(PLEASE FORGIVE ANY MISSPELLINGS OF RUSSIAN NAME'S OR LOCATIONS) RK











Randall Kimm, Fredericton, NB, CANADA
01/09/2016 16:50
1
1
The unique work being conducted by the team under the brilliant leadership of Dr's Derianyanko and Shunkov has left international observers speechless with their amazing discoveries found in the Denisova Cave about the early members of the human family. Their work changes everything we thought we knew about the technology of early humans. The discovery of the jewelry and needle alone throw out time honoured perspectives of the long-lasting so-called superiority of Homo Sapiens Sapiens. This human line lived side-by-side with the Neanderthals. They traded with them had families together with the Neanderthals. It's clearly obvious both of these human line's were exceptionally sophisticated socially and technologically. It's time to formulate a new paradigm for both of these people's and rebuild one that addresses their incredible sophistication. In other words it's time to dismiss the antiquated views held and dominated by the Anglo-American schools of Archeology and Anthropology. The "Out of Africa " myth is dead and it is high time to move away this fraudulently orchestrated hoax by Reiner Protsch. Nevertheless, many British and American observers like Chris Stringer continue to "flog this dead horse". We know so little about human origins in Asia it's time to stop for a moment and reorient our intellectual bearings and focus on the exceptional opportunities Asian Anthropology, Archeology, and Paleoanthropolgy offer the scientific research community. Scientific endeavors are not the intended priority rights or strictly resevered for the Anglo-American research community. Science is a global endeavor that is intended for mankind. You simply can't trademark a new discovery anymore. The team from Novosovobirsk, Siberia illustrate that point elegantly.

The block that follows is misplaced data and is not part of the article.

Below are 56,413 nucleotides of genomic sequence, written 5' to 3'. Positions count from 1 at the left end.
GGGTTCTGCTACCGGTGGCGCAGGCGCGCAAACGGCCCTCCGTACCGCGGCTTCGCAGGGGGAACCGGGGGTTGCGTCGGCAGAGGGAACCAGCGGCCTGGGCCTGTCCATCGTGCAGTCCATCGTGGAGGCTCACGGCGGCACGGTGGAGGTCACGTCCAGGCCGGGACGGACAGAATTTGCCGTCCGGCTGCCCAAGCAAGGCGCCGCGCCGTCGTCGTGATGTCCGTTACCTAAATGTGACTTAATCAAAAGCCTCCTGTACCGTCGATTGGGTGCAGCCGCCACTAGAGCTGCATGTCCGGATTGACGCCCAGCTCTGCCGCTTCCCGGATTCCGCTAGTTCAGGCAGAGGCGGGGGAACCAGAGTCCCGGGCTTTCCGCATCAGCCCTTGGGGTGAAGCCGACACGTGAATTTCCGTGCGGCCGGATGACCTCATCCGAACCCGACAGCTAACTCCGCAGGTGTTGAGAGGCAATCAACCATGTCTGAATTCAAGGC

(PLEASE FORGIVE ANY MISSPELLINGS OF RUSSIAN NAME'S OR LOCATIONS) RK











Randall Kimm, Fredericton, NB, CANADA
01/09/2016 16:30
2
0
Maybe the mouth sprayed handprints found in caves worldwide are just that from another era....'Graffiti'
Paul B, Nottingham UK
28/11/2014 01:01
1
0
really interesting reading in SibTimes how much of human history started in Siberia. really enjoying your stories about tattoos, fashions from ancient times and now this one today, on Dna from the girl in cave. world understands it as place of cold exile but it looks more like a cradle of civilisation.
Bryan, Malaga
31/08/2012 14:25
13
0
how truly sad to see graffiti on the walls!
Ayvar , Russia
31/08/2012 13:20
12
2
1